8/23/2012 3:15 PM ET|
Confessions of a debt collector
No one likes to hear from them, but debt collectors need to be dealt with the right way. Some veteran collectors explain why and offer debtors some advice.
For many Americans struggling with managing their debt, the simple act of picking up the phone can be terrifying. Why? Debt collectors.
In the aftermath of the Great Recession, the debt collection industry has seen a boom. And as more and more collection agencies have been entering the market, complaints about collectors' abusive practices have reached all-time highs. The Wall Street Journal reported that the Federal Trade Commission saw a record-high number of consumer complaints about debt collectors in 2011: 164,361.
That rise in complaints doesn't necessarily mean collectors are getting meaner or breaking more laws. And, according to the four debt collectors we spoke to, the collection businesses they worked for followed the standards and laws set out in the Fair Debt Collection Practices Act, the legislation that tells collectors when and how they can contact you.
We've heard stories of overseas debt collector scams, debt collectors going after grieving parents for their son's debt and debt collectors calling people who don't even have debts. But we rarely hear stories about what it's like to actually be a debt collector.
So we spoke with four people about their experiences as debt collectors and what consumers should know when they get on the phone with them.
Death threats are part of the job
If there was one universal among all four debt collectors we spoke with, it was that death threats happen.
"One time someone mailed us human excrement in a box," said Kerri Fivecoat, a freelance journalist who worked in the debt collection industry for more than a decade. "It happened at the internal third-party agency I worked at. We always had lots of bomb scares."
Being a debt collector can be a scary experience, says Ben Nettleton, who used to work in a third-party collection agency in the Houston area. While his stint as a debt collector lasted only 89 days, he was left a very threatening voice mail one night by a man who called himself a "straight shooter."
"I got this and I'm not someone who's offended easily, but it did make me think," Nettleton said. "Does it throw you and kind of shake you? Yeah. I didn't call him back."
Death threats, combined with the emotional appeals from the people they call, make debt collection a tough career path. Bryan Franzoi, who is currently working as operations manager at Cumulus Funding and has spent more than 15 years in debt collections, said the housing market crash of 2008 and 2009 was especially tough.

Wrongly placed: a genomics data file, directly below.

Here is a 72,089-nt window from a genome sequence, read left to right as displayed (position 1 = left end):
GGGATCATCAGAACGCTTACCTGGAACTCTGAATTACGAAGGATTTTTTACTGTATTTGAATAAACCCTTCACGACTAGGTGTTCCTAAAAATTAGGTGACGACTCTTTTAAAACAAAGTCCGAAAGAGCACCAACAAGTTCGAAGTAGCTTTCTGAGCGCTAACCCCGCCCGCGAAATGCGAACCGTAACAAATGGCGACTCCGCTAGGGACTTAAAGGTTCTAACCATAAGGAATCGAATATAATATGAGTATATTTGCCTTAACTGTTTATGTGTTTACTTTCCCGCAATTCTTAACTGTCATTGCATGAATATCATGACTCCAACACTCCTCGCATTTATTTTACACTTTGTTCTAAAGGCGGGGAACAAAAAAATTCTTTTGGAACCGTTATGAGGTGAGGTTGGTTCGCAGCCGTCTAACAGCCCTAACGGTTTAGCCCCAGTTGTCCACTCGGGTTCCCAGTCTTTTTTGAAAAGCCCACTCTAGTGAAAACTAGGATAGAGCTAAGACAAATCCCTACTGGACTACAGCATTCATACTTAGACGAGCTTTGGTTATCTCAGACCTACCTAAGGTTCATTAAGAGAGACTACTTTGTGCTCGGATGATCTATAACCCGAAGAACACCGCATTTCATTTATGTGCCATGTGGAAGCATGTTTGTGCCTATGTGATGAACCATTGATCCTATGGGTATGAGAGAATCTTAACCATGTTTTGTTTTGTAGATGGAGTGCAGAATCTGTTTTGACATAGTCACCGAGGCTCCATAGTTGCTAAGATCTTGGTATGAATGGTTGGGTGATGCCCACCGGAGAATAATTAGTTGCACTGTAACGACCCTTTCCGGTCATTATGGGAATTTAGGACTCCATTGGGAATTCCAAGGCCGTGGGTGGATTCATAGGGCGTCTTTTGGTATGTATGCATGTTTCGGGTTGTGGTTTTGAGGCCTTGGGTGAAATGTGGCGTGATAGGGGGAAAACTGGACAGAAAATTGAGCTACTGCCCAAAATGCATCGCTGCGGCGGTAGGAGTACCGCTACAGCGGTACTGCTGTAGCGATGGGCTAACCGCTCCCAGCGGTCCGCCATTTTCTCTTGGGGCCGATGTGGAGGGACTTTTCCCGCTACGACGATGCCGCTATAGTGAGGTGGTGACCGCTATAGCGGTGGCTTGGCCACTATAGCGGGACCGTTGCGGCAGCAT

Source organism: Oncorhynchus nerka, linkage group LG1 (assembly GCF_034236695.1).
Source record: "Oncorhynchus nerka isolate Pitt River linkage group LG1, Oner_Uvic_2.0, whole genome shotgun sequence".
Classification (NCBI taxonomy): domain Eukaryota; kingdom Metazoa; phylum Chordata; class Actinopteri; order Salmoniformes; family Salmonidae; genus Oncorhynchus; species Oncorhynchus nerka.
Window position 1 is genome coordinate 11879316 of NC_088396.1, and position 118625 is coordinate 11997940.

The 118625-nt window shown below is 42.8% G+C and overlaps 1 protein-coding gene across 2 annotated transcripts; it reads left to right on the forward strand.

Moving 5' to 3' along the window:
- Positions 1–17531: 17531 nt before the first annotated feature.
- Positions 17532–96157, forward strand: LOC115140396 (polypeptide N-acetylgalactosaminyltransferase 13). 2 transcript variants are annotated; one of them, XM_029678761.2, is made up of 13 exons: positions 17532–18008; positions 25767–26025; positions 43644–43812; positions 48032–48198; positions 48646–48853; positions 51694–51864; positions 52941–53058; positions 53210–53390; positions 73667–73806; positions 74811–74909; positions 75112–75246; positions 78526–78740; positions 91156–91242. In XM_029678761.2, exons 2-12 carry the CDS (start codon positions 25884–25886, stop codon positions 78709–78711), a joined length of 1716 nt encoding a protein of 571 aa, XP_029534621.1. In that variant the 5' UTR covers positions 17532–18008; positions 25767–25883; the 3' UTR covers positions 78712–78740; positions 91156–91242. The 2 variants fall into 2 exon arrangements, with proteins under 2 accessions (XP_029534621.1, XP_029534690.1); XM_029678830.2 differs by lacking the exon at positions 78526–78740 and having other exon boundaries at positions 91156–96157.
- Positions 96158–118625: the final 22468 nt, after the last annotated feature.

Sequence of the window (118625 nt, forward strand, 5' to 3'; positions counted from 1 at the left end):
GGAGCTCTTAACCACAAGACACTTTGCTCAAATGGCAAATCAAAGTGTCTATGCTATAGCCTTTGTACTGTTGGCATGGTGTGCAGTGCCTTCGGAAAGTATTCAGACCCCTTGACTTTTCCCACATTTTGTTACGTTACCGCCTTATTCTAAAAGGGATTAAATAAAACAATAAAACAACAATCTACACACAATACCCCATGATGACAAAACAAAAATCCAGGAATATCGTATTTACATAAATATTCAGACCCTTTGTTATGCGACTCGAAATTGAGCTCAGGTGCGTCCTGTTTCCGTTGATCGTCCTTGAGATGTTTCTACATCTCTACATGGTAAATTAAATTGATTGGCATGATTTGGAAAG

"You're a human being, you're going to be affected by it. There have been times where it has been very upsetting to me," he said. When Franzoi was working as a manager of debt collectors, he even had an employee break down and start crying.
Michelle Dunn, a debt collector and author of "Dealing With Aggressive Debt Collectors: What to Do and How to Do It by an Industry Insider," says it's hard not to take consumers' threats personally, but the key is trying to understand the position the debtors are in.
"When somebody's in debt and they have bill collectors calling them, that's not their only problem. They normally have something else going on," Dunn says. "The last thing you need is a bill collector calling you. They may lash out on you. I've had people tell me they were going to find where my children went to school."
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Not all debt collectors are mean
Imagine going to a party and telling someone that you're a debt collector. It's not exactly the most popular career path.
"People cringe when you tell them what you do," Dunn says. "A lot of times you don't want to tell them what you do. They're only dealing with debt collectors when they're in a bad situation."
While most of the debt collectors Fivecoat worked with would try to take a calm and compassionate approach with debtors, there were a few bad eggs.
"There are people (who enjoy debt collection)," she says. "They would really get into what they were doing, and they didn't have the personality to start out with people being nice. Sometimes it was effective when they were being more forceful or more assertive."
Even though he has worked with some bad collectors, Franzoi said the stigma about debt collectors is just incorrect.
"Ninety-nine times out of 100, that's a totally wrong misconception, and they're really trying to put them in a better financial situation," he said.
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I have no sympathy for debt collectors/debt collecting agencies. I received calls from a collection agency as much as twelve times a day every damn day for over five months, and I had nothing to do with the debt. Didn't even know the person the agency was calling for, but did that make any difference? Hell no. They didn't listen when I told them over and over and over and over that they had the wrong number. When I filed a lawsuit against the company, I received a call from a "legal representative" of the company stating the calls would cease immediately. She apologized for "any misunderstanding that may have occurred". I told her to kiss my a**. I was going through with the lawsuit.